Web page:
Woolly, tusked mammoths have always inspired curiosity among researchers. The elephant-like mammal weighed as much as a school bus, ate around 400 pounds of plant material each day, and has become a furry symbol of ancient icy weather since the 20th Century Fox hit film, “Ice Age,” sold out movie theatres in 2002.
So it probably comes as no surprise that these enormous mammals spent their final days in the Arctic. An online report in Current Biology, led by Dr. Love Dalén, an associate professor at the Stockholm Swedish Museum of Natural History, suggests the last mammoths to roam the earth lived on an island that split from Russia over 10,000 years ago.
Wrangel Island separated from the continent because of rising sea levels, and with it, one of the world’s last surviving populations of mammoths was isolated.
The report suggests the inbreeding that followed created a population that was unable to sustain itself.
Scientists sequenced the entire genome of two, well-preserved mammoth specimens in the study, “Complete Genomes Reveal Signatures of Demographic and Genetic Declines in the Woolly Mammoth.” Dalén and his team used DNA from the 45,000-year-old soft tissue remains of a woolly mammoth found in northeastern Siberia and a 4,300-year-old tooth from Wrangel Island itself.
Researchers then measured and compared the amount of genetic diversity in each specimen in order to better understand the species’ history and extinction.
“By sequencing the 4,300-year-old, we find it has a 20 percent lower amount of genetic diversity than the older mammoth and a 28-fold higher amount of inbreeding,” Dr. Love Dalén, told Nicholas Bakalar of The New York Times.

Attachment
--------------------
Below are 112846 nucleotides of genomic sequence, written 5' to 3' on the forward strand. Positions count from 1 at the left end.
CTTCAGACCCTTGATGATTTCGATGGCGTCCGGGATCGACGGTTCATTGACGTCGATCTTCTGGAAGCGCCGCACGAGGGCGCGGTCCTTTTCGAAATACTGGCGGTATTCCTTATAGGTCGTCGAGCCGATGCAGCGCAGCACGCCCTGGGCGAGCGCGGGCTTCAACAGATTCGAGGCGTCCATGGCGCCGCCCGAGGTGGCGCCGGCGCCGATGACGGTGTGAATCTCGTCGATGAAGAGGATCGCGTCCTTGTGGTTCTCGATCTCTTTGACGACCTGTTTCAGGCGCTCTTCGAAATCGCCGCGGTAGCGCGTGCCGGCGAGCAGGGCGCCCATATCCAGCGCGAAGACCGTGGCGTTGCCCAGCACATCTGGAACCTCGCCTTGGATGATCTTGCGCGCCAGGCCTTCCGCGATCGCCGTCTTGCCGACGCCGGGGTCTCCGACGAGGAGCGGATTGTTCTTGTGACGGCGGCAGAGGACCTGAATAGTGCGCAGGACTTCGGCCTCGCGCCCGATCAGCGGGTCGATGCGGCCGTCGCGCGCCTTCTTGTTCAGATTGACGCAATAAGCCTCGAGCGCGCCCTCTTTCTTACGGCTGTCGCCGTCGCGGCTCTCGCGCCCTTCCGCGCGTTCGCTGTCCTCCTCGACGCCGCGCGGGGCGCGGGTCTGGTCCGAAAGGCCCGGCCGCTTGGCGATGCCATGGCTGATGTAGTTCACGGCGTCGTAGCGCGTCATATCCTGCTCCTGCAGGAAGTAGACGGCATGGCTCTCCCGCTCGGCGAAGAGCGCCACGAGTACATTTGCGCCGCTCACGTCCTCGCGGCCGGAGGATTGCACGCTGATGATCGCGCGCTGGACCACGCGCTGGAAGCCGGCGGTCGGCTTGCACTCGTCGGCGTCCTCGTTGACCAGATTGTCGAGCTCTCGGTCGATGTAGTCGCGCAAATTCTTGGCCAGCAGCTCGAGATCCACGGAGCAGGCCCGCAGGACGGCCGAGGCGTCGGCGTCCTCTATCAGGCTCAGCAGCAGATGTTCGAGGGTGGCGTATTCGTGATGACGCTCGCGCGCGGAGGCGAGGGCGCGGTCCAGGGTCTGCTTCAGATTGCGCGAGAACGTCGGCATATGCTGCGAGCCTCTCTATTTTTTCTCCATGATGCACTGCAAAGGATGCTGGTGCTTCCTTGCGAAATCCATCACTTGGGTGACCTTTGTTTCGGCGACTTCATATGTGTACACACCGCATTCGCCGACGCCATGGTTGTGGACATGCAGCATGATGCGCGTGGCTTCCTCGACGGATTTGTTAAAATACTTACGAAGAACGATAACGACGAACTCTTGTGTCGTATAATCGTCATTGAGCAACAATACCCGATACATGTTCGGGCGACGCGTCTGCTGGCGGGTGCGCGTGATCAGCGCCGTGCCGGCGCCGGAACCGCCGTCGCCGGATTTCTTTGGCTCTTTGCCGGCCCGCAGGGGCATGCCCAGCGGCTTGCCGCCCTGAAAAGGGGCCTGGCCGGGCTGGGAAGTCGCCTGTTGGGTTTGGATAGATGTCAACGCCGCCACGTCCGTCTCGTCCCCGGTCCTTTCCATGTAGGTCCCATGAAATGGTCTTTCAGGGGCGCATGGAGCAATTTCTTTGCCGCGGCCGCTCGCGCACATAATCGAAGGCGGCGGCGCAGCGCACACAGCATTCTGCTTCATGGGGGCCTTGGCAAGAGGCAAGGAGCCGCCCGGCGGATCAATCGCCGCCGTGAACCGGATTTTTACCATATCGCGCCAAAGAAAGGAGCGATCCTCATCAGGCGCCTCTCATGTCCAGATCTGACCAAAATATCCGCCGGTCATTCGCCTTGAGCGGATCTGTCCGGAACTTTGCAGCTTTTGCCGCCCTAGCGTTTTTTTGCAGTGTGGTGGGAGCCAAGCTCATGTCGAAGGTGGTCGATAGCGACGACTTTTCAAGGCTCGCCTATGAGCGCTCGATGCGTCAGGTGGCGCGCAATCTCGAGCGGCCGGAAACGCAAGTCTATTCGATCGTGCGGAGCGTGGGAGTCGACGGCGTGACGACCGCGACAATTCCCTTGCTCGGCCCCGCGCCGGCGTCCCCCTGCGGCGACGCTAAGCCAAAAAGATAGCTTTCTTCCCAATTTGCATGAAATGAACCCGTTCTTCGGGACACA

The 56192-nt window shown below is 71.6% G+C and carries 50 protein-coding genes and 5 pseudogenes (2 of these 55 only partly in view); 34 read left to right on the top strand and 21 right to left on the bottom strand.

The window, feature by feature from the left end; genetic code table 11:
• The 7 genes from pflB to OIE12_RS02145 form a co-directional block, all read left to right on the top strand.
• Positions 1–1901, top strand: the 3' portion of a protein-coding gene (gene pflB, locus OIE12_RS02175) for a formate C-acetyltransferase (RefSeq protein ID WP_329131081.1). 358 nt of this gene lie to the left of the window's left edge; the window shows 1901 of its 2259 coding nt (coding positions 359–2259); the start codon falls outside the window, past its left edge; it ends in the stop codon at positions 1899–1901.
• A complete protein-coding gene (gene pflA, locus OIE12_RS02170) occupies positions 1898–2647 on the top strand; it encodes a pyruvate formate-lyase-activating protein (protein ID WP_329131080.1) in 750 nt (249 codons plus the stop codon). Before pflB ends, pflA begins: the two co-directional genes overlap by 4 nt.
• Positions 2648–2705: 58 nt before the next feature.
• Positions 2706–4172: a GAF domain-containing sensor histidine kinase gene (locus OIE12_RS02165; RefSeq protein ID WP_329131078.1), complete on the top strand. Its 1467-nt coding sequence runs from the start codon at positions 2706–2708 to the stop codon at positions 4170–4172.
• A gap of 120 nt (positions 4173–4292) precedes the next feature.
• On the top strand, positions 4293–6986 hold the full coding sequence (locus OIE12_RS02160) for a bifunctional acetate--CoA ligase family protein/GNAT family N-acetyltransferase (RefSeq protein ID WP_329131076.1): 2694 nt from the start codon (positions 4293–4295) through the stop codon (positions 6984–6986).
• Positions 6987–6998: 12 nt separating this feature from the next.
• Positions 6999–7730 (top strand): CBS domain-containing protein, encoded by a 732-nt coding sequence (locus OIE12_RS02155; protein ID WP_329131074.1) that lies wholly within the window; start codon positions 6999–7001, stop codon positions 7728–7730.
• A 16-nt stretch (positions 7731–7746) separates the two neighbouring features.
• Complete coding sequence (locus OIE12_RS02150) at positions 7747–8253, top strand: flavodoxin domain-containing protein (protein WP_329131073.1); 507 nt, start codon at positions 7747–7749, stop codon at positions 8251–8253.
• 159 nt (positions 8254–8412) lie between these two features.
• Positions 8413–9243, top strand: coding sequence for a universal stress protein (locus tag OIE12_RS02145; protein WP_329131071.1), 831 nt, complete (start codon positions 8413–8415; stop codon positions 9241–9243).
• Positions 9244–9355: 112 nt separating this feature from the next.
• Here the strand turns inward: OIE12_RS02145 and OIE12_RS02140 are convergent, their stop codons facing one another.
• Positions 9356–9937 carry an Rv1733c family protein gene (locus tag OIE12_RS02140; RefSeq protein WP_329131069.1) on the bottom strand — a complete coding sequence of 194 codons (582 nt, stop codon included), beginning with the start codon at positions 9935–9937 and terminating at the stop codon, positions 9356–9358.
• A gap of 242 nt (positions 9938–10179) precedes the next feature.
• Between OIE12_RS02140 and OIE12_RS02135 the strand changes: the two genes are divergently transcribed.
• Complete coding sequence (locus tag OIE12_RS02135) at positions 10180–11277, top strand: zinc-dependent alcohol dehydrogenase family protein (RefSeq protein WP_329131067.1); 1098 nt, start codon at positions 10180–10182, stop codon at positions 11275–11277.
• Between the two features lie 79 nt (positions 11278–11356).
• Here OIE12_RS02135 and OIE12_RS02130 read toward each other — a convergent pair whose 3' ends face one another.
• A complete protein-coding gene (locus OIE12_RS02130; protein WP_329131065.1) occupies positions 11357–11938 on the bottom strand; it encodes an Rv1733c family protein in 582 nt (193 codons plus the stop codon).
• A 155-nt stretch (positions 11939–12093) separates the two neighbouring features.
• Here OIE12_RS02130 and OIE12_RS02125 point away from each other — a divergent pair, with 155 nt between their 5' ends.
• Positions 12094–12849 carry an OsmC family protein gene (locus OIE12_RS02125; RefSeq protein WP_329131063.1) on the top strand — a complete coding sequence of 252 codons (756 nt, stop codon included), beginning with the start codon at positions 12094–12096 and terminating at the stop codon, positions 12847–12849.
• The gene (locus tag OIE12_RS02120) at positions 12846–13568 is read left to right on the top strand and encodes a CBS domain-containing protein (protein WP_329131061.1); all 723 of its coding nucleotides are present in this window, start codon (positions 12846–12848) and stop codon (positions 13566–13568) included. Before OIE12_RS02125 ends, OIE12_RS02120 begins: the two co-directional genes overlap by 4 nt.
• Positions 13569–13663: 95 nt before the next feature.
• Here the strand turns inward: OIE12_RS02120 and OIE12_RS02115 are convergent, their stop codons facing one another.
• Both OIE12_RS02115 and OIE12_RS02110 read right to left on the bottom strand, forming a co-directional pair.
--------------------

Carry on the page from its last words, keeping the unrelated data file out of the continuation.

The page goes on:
Researchers also found the Wrangel Island mammoth’s parents were closely related, another indicator of inbreeding and low genetic diversity.
Mammoths originally declined 300,000 years ago, then intriguingly started to recover around 100,000 years ago.
By the time Wrangel Island separated from Russia, about 12,000 years ago, mammoth populations were declining in numbers once again. “We don’t know why,” Dalen told The New York Times.
But Dalén listed human hunting, environmental disruptions and warming temperatures as possible reasons for the dwindling numbers.
Regardless of what killed them, the research suggests the world’s last mammoths probably died on that small Arctic island – in between the Chukchi Sea and the East Siberian Sea.
Gone for good?
The Harvard Woolly Mammoth Revival Team and a genetic rescue organization called Revive & Restore are working to insert mammoth genes into Asian elephants and make them cold-tolerant. They’re calling it the Woolly Mammoth Revival Project.
And Dalén’s genome sequences could provide the key ingredient to a mammoth restoration recipe.
According to the project website, “The goal is not to make perfect copies of extinct woolly mammoths, but to focus on the mammoth adaptations needed for Asian elephants to live in the cold climate of the tundra.”
Resurrecting mammoths could greatly benefit the Arctic because “Mammoths, like elephants in Africa today, were the engineers of grasslands, keeping trees from growing on the plains and dispersing large amounts of nutrients over immense distances,” the website says.
The return of the famous woolly mammoths, or something similar, could help restore grasslands and in turn help re-establish horse, bison and other grazer populations of the ancient Arctic tundra.